Like a young adult pushing off on her own, NASA’s Voyager 1 space probe has left the solar system for the stars beyond. At a distance of about 12 billion miles (19 billion km) from the sun, the spacecraft has become the first human-made object to travel into interstellar space – literally the space between the stars.
Amazing raw footage of Jupiter when Voyager 1 headed for the planet in Feb. 1979
Although the announcement was made today, Voyager 1 has been traveling through plasma in the space between the stars since August 2012. A plasma is a gas that’s been ionized or stripped of its electrons by energetic processes in space. The sun releases plasma in solar storms as do other stars.
Scientists on Earth knew Voyager was in a transitional region, teetering on the edge of the sun’s influence and that of the star, but not until a fortuitous storm on the sun were they certain the probe had finally crossed the border.
Voyager began to feel the increased pressure of interstellar plasma back in 2004 when it detected changes in the outer heliosphere, a vast domain of solar influence extending far beyond the 8 planets. In March 2012 the sun cut loose with a coronal mass ejection or massive burst of solar wind and magnetic fields. When this unexpected gift eventually arrived at Voyager 1’s location 13 months later in April 2013, the plasma around the probe began to vibrate like a plucked violin string. After analyzing the signals, scientists discovered those particular vibrations indicated plasma 40 times denser than the solar variety around Voyager 1 – exactly what was expected for interstellar space.
After review of this event and another weaker one in Nov. 2012, they came to the conclusion that Voyager 1 entered the domain of the stars as early as Aug. 2012.
“We literally jumped out of our seats when we saw these oscillations in our data — they showed us the spacecraft was in an entirely new region, comparable to what was expected in interstellar space, and totally different than in the solar bubble,” said Don Gurnett of the University of Iowa, who led the data analysis.
Voyager is so far away it takes 17 hours for its signal, traveling at the speed of light, to reach the Earth. The signals are very weak – a mere 23 watts or about the same as a kitchen refrigerator light – yet they’re picked up and listened to every day by NASA’s Deep Space Network.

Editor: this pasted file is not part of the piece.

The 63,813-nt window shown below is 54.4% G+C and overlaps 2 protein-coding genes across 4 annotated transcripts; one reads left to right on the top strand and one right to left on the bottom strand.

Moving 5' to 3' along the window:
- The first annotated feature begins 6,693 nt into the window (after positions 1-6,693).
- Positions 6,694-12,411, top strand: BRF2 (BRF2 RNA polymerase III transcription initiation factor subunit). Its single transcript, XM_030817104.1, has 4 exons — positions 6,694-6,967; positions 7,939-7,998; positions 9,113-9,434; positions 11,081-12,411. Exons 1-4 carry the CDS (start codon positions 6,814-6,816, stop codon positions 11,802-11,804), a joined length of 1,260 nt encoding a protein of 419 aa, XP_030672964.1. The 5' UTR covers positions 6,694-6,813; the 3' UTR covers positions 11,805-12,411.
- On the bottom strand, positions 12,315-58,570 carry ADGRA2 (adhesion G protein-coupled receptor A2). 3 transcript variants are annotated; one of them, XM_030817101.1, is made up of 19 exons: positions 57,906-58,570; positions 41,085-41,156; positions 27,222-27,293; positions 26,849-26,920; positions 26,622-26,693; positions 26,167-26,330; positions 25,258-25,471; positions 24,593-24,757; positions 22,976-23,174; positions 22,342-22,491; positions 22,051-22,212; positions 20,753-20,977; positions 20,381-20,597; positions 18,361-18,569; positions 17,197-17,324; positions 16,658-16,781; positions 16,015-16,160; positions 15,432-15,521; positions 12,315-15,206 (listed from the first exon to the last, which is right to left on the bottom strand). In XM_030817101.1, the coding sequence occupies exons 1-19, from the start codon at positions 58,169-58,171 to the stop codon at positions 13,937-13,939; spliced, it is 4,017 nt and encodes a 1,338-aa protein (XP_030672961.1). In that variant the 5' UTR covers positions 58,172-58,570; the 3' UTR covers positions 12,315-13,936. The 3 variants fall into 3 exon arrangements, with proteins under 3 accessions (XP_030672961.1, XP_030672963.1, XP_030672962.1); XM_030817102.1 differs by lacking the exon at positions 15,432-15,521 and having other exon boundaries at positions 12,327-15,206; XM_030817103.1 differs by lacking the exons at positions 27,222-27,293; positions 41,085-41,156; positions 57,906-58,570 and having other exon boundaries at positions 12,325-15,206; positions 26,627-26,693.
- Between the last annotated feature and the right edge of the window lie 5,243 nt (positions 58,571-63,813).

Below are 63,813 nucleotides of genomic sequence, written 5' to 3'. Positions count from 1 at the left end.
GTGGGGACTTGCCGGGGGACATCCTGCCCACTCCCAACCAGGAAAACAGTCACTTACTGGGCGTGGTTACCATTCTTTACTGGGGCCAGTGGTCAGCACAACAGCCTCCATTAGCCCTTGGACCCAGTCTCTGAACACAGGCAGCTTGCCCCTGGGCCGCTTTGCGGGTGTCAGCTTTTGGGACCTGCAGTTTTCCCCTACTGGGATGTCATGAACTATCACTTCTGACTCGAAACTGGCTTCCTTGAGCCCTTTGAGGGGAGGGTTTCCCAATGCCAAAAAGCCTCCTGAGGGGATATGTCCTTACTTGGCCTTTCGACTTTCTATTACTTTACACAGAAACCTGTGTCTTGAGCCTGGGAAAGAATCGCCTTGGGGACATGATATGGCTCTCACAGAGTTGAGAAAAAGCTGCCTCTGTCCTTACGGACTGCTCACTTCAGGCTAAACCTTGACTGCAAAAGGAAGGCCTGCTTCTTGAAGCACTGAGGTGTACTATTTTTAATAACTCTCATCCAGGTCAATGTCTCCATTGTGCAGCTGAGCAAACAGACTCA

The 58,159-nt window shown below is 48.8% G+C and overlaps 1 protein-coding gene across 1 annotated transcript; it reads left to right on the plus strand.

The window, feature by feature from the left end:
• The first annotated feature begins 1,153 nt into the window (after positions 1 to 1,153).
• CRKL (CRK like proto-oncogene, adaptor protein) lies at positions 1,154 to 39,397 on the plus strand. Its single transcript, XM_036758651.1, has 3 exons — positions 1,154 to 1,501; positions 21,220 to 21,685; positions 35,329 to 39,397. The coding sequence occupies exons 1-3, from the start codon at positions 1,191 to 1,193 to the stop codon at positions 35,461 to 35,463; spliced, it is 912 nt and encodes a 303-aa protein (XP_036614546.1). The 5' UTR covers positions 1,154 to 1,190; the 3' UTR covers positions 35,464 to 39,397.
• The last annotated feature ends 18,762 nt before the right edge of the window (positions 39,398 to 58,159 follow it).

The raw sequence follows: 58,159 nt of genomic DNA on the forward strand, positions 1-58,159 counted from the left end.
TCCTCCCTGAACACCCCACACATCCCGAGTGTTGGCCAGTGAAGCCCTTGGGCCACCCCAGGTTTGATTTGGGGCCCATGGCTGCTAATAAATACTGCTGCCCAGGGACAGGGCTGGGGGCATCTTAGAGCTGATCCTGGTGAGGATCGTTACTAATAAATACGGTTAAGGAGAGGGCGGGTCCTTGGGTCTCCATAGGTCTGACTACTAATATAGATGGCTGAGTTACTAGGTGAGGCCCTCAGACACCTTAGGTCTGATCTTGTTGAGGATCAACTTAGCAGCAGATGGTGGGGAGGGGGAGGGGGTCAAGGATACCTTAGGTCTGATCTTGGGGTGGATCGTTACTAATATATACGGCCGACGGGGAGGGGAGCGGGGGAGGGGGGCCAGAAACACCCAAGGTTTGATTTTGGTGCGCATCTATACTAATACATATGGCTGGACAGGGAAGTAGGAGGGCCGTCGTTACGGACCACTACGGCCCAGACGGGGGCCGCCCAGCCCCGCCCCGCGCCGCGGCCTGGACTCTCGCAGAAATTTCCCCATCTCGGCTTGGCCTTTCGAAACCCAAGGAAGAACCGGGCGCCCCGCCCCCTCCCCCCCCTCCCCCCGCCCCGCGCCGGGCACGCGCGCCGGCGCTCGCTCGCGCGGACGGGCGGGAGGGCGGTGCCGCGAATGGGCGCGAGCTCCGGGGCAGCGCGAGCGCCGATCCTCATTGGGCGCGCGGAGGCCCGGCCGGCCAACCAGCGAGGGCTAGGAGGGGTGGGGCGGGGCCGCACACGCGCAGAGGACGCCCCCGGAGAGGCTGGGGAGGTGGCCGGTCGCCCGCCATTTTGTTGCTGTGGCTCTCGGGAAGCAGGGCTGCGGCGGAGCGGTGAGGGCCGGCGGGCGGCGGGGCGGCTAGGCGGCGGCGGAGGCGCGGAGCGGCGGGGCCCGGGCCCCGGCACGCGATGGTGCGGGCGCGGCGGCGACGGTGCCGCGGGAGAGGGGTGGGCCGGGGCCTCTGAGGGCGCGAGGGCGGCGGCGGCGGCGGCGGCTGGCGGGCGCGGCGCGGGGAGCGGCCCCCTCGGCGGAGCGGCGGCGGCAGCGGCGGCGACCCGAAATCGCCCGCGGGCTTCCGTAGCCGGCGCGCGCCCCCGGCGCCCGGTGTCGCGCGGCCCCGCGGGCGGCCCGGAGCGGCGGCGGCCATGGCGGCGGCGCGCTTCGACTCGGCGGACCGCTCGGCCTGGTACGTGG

Clip from Star Trek: The Motion Picture featuring “Vger”, the discovery of a Voyager craft by aliens 300 years from now
While there now appears to be no question of Voyager’s transition to interstellar space, it will still feel the effect of the sun’s influence for some time as bubbles of plasma from future solar disturbances barrel through space. No one knows for certain when it will reach interstellar space ruffled only by the mingled winds of alien stars. It’s sister craft, Voyager 2, now 9.5 billion miles (15 billion km) from the sun, will be the next human emissary to the stars.
Voyager 1’s journey may last a billion years or more. As our robotic stand-in, a little bit of me and you get to go along for the long ride.
Picture if you will a brilliant speck of light 15 times brighter than the full moon off to one side of Voyager’s vision. That’s the sun. Now look around and all you see are stars. Lots of them. With no atmosphere to flutter their light, they never twinkle. There’s the familiar band of the Milky Way circling above your head and below. No Earth to get in the way and block the view.
It feels lonely out there, quiet and cold. Our little blue world is such a treasure.